Danny, people like myself,  the offspring of Holocaust survivors, did not all turn out the same way.  Therefore I guarantee you that at least some, if not many, will not feel as accepting of what you did as I do.  Part of your developed awareness will have to be tolerating their anger, because although I may not feel as they do, I do believe they would have every right to react differently that I have.  But I want you to know that you now have an important opportunity to take a mistake and turn it into a positive.  That all depends on what you do next.  As far as that is concerned, I offer you no advice.  That part you’ll have to figure out on your on.

Sincerely,

David Groen

 

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Malaysian Jet Shot Down over Ukraine

malayA Malaysian jet was shot down over the Ukraine.  It was on its way from the Netherlands to Malaysia.  As of yet there is no indication whether or not this incident is at all connected to missing Malaysian flight 370, but the circumstances surrounding this latest mystery are still unclear.

 


Attention Netherlands Soccer Players:Win it for my Mother

9781468573909_COVER.inddLieve Nederland..Dear Dutch Soccer Team,

My mother is 92 years old, born and raised in Amsterdam, and a soccer (she only calls it football) fan.

She has expressed a strong desire to see you win the World Cup.  God willing she has many more World Cups left, but she is 92 and the window for this team is questionable.  Find something extra guys and win it for her!

Go Holland!


THE MORAL LEADERSHIP OF LIONEL MESSI

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This article originally published by the Jewish Daily Forward   http://forward.com/articles/181701/barcelona-soccer-star-lionel-messi-visits-western/     shows what a high-profile superstar looks like when his moral compass is facing in the right direction.  Lionel Messi preaches peace and football.  He is the sports version of Paul McCartney and someone  to be looked up to.  Let there be no question about that.  In fact, I like him so much I won’t even mind if he wins the FIFA 2014 World Cup for his country Argentina.  Unless they face the Netherlands again.


Holland’s Sports Heroes

anedflagDon’t look now but one week into the 2014 Winter Olympics in Sochi, Russia, Holland leads in the overall medal count.  Lead by their usual elite performances in speed skating, the Dutch sit on top of the pack halfway through the games.  Who knows how long it lasts, but for now I’m one of many proud of what the teams from the Netherlands has achieved to this point.  Keep it up and good luck the rest of the way!


On Holocaust Remembrance Day: The Lessons of my Parents

00000007As a child I always remember my parents speaking of what took place in Holland during the Nazi occupation.  The term ‘Holocaust’ was rarely if ever used.  Instead they would generally speak of it in terms of “40-45”, representing the years 1940 until 1945 when Nazi Germany occupied the Netherlands.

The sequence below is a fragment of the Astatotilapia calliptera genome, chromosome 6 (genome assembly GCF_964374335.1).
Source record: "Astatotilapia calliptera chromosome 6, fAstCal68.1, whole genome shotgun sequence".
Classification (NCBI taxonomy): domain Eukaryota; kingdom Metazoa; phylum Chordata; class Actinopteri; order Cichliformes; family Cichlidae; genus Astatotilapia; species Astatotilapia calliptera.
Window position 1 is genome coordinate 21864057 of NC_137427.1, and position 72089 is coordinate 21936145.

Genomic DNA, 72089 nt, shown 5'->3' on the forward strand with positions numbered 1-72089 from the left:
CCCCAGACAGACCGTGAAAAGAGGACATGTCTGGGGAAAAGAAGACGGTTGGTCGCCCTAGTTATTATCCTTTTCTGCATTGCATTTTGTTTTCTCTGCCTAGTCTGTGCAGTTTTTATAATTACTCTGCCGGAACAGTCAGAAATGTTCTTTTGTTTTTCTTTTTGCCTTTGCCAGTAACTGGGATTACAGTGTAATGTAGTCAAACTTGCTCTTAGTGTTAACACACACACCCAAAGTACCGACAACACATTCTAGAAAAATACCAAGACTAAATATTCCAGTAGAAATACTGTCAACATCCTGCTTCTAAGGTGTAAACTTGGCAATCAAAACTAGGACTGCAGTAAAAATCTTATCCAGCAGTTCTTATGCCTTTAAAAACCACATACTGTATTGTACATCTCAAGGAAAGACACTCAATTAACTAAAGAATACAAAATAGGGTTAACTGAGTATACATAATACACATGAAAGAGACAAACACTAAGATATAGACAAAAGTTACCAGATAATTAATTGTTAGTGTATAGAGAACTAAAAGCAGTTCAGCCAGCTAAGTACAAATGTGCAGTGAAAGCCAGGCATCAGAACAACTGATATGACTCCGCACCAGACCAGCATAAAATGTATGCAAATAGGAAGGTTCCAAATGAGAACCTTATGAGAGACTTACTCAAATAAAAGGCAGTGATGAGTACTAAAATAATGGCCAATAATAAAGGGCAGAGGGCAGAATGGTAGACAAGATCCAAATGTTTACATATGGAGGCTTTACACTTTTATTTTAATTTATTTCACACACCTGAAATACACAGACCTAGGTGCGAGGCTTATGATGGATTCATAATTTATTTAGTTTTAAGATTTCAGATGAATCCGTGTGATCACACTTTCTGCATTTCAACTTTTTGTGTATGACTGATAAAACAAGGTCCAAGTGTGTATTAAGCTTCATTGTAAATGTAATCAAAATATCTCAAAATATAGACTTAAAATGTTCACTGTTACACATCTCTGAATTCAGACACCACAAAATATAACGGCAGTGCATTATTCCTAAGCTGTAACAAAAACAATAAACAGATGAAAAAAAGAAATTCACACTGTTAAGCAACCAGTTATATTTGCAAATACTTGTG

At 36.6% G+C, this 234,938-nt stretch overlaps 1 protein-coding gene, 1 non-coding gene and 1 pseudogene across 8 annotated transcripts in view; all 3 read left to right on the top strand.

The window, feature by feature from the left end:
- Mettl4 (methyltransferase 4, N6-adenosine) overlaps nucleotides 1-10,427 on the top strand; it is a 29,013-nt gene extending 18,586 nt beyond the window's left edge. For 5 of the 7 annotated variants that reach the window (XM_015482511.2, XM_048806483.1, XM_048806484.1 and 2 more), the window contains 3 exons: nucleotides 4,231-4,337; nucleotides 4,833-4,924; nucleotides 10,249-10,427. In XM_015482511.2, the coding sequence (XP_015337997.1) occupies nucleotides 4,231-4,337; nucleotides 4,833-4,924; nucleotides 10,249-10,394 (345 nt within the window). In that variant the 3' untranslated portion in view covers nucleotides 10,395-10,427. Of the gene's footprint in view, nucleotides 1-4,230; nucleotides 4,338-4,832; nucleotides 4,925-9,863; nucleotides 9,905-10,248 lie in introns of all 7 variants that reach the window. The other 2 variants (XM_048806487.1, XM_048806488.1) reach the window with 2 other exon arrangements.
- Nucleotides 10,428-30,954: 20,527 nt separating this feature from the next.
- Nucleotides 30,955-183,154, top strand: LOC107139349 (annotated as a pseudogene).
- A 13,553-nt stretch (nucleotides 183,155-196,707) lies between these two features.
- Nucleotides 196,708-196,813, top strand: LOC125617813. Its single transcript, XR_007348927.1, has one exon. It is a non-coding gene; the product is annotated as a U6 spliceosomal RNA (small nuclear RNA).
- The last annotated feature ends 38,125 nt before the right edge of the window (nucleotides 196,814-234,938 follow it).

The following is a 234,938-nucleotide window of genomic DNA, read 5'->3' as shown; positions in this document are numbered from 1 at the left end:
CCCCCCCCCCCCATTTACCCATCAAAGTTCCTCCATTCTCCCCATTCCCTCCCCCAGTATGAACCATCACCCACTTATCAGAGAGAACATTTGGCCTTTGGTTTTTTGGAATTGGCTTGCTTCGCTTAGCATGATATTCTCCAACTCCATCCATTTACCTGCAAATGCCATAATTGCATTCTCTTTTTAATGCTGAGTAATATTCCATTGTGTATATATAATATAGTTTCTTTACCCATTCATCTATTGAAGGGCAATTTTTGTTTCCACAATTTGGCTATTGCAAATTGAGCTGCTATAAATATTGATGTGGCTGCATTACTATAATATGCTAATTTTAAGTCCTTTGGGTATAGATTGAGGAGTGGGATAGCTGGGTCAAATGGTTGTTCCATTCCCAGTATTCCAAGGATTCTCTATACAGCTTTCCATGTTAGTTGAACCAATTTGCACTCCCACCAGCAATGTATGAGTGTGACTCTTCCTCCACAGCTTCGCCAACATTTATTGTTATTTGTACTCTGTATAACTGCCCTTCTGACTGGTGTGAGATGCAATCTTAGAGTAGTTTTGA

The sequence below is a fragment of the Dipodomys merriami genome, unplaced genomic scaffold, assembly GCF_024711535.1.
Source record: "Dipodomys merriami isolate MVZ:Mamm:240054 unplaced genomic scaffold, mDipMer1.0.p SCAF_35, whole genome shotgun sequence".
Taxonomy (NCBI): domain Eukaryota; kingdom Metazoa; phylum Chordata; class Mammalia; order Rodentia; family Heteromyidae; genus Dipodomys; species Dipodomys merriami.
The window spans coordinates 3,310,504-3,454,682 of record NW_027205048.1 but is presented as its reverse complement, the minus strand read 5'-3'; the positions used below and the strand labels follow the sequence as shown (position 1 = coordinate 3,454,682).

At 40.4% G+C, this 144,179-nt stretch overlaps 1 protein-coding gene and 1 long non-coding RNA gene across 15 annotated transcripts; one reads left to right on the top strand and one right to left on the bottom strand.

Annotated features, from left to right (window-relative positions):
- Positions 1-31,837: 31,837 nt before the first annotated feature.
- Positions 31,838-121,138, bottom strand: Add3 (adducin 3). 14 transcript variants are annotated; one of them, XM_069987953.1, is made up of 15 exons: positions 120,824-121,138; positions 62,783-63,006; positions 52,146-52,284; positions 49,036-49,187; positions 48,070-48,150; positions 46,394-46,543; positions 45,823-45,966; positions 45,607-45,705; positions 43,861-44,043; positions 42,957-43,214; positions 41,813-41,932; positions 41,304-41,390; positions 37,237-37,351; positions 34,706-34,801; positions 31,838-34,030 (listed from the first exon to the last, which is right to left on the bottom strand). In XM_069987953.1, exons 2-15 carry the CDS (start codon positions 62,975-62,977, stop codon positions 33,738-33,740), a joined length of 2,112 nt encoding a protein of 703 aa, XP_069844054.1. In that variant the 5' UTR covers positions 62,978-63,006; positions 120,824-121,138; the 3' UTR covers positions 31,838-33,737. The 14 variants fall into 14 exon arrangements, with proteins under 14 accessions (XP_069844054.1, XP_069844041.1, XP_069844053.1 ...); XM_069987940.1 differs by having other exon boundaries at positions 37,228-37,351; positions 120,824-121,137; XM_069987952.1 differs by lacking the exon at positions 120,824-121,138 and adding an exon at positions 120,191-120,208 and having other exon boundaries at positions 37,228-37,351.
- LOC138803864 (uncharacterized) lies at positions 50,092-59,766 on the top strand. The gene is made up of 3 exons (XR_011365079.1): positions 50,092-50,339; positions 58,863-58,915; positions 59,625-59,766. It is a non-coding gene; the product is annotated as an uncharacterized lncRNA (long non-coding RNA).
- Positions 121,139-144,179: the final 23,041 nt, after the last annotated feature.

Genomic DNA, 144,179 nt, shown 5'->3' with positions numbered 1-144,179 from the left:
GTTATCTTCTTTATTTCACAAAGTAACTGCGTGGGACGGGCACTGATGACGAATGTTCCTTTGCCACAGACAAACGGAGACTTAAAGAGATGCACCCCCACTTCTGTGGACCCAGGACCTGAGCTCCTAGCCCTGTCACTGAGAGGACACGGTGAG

I always knew I had lost family, specifically the parents and younger sister of my father and the father and younger brother of my mother.  It was not until I was a bit older that the scope was understood to me, very possibly due to my parents shielding me from the reality at my young age.

I always knew of the greatness of the Lubertus and Geeske te Kiefte.  The people known to me from as far back as I can remember as Oom (Uncle) Bertus and Tante (Aunt) Geesje were the people who shielded my parents, specifically my mother, and gave her a welcome home at the risk of certain torture and death.  They would always remain to me as family, as would their children and grandchildren.

I always knew it was Germany.  What history was then and what it became was something I did not begin to comprehend until my teen years.  My first understanding of the contrast that existed was my awareness that Willie Brandt, who was German Chancellor from 1969-1974 was a “good German” who had not been part of the Nazi party.  As an ignorant child it was all just numbers and random information to me.  Of course it was sad.  I never had the experience of knowing my grandparents and knew that the world my parents were born into had been destroyed.  But the true scope was something that was next to impossible for a child to grasp.  Then I grew up and realized it had very little to do with age.

Soon after I finished writing the book “Jew Face” I was thinking about all that had taken place and my perception of the events of 40-45.  As a New Yorker, I know what it means to live in a city with a strong Jewish influence, not unlike Amsterdam prior to 1940.  I closed my eyes and tried to imagine most of my family gone and 75% of the Jews of New York wiped out.  After 10 seconds I opened my eyes because it was too painful to continue.  I had the option of opening my eyes and making it no longer a reality.  This is what makes Holocaust survivors such as my mother and late father and so many others the tremendous heroes that they are.  The very ability to go on with life in the face of such awful memories without the option of opening their eyes and making it go away.  It never did go away, yet they continued to live with the pain, often turning it into new worlds filled with joy and happiness.   We owe a debt of gratitude to all these heroes that we can best repay by always remembering and fighting to make sure it never happens again.  May God bless them all forever.